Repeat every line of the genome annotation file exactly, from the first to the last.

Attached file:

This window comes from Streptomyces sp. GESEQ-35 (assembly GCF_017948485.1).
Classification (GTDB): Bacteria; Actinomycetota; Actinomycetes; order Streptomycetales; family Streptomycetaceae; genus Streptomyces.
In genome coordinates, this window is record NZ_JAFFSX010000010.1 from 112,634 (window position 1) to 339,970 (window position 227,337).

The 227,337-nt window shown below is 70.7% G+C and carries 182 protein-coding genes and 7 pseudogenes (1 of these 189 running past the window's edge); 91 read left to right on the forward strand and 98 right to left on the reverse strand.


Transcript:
This window comes from Streptomyces sp. GESEQ-35 (assembly GCF_017948485.1).
Classification (GTDB): Bacteria; Actinomycetota; Actinomycetes; order Streptomycetales; family Streptomycetaceae; genus Streptomyces.
In genome coordinates, this window is record NZ_JAFFSX010000010.1 from 112,634 (window position 1) to 339,970 (window position 227,337).

The 227,337-nt window shown below is 70.7% G+C and carries 182 protein-coding genes and 7 pseudogenes (1 of these 189 running past the window's edge); 91 read left to right on the forward strand and 98 right to left on the reverse strand.